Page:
Central Florida elections discussed in town hall meeting

Voting affects our everyday life in ways that we would not expect. Held at the University of Central Florida, the event, Arab and Muslim and the 2012 Elections, was mainly focused on the advantages of voting and what has happened in the past because of the lack of the Muslim voters. The town hall was set up by the Muslim Student Association, Emerge USA, Arab American Community Center, Arab American Institute and many others.

“Surfacing an event like this is imperative. It is a different angle for the Arab and Muslim community in Central Florida,” Rasha Mubarak, Emerge USA Field Coordinator and AACC PR and Media Director said. “Knowing our rights and benefits from voting will initiate understanding of how much of a role our community truly does play in the election process.”

One of the panelists who discussed the problems and solutions was Dr. James Zogby, who was the moderator of the meeting. Dr. Zogby is the president of the Arab American Institute (AAI), which is a non-profit national leadership organization that encourages the direct participation of Arab Americans in political and civic life.

Another panelists was Daniel Hummel who is currently a Research Assistant with Institute for Social Policy and Understanding. ISPU is an independent, research organization that conducts research and offers policy analysis on issues such as U.S. foreign policy, national security, and the economy.

Nayef Mubarak is an attorney who currently serves as the Immigration Director of the Arab American Community Center (AACC) in Orlando. The Arab American Community Center is a nonpartisan organization that focus services that meet the community’s economic, social and cultural needs. He is also an Associate with the Nejame Law Firm.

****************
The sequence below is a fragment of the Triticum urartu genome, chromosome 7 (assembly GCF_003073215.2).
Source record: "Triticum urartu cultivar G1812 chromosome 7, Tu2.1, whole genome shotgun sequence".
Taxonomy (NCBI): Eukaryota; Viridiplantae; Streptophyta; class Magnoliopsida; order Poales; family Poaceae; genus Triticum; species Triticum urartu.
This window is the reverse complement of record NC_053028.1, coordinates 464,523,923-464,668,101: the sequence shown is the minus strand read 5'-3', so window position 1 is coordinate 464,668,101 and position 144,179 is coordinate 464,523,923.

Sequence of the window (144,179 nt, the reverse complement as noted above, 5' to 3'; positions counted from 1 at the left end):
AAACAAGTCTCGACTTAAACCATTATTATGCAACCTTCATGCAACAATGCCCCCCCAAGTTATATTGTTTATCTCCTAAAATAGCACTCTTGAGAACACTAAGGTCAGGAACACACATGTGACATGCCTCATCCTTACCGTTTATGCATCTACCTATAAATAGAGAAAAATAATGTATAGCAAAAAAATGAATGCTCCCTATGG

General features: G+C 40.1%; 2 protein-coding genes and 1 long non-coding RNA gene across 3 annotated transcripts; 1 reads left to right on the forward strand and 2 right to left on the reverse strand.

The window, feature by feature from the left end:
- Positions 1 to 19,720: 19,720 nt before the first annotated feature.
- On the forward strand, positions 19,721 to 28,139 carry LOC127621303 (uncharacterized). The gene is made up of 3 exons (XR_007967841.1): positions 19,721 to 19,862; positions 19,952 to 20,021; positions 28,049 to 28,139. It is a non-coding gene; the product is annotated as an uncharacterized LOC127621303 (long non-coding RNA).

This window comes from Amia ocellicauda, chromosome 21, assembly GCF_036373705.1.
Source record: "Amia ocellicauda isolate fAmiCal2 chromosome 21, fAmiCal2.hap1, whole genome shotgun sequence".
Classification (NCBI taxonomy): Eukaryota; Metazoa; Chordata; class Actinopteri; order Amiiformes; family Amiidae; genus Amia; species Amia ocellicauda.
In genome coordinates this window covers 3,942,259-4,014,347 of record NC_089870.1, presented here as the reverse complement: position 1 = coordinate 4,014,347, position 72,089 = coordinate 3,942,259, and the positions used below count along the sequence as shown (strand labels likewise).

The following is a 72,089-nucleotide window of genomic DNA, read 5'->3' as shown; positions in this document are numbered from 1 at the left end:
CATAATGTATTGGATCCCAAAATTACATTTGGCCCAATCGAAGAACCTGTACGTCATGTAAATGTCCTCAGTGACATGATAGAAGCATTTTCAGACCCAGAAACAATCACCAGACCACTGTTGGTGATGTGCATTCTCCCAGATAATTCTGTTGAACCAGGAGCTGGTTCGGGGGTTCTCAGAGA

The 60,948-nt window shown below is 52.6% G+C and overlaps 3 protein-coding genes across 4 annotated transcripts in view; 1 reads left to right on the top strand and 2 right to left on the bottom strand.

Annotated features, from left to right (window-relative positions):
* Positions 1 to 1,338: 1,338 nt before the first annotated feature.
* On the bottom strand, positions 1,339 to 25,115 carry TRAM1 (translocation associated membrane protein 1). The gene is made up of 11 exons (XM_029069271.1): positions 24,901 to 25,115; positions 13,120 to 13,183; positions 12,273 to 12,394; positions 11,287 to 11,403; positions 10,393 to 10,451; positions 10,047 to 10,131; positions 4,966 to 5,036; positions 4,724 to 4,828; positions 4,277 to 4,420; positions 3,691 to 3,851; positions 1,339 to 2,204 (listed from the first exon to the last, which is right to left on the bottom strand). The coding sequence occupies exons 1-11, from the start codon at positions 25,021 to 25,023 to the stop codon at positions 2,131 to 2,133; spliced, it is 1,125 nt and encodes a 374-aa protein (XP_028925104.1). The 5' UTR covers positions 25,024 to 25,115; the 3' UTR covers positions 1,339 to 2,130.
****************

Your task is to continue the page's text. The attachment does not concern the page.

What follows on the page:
Howard Simon is the Executive Director of the American Civil Liberties Union (ACLU) of Florida. ACLU is a non-profit, nonpartisan organization that focuses on individual rights. Imran Siddiqui is on the Board of Emerge USA, a Florida non-profit organization designed to educate Muslim-Americans and encourage political engagement.

Racial profiling is a current issue that has been affecting the rights and has caused discrimination towards Arab and Muslim Americans. Such as the current issue of the NYPD conducting secret surveillance on Muslim college students, specifically Muslim groups in colleges located in New York, New Jersey, Connecticut and Pennsylvania.

“As great as Mayor Bloomberg has been as a mayor and all the achievements he’s made, it disappoints me greatly of the lack of motivation of resolving these issues in regards of  the NYPD,” Howard Simon said.

A large topic was discrimination towards Muslim and Arab Americans, as well as Islamophobia, which has started since the falling of the Twin Towers on September 11th. Florida has a higher rate of Islamophobia than most other states. The panelists emphasized on the important of centralizing as a community and mobilizing.

There is the the current issue of the mixing of religious views and freedom as citizens. With laws regarding abortion, birth control and others, the need to be able to separate beliefs and constitutional rights. Muslims have similar ideologies as Catholics, which explains the inability to distinguish those is a problem for Muslim Americans also.

“There’s Muslim guilt, and catholic guilt, it’s all very much related and the same,” said Nayef Mubarak. “We need to be free of those beliefs when we’re deciding on our rights, and not allow them to conflict.”

Voter education was also a major point during the meeting. Since Florida has created the Voter Suppression Bill, it has prevented minorities from registering to vote, adding more complex requirements and prolonging the registration.

“There have been many changes in voting, especially in Florida,” Howard Simon said. “We need to figure out how not to be defeated.”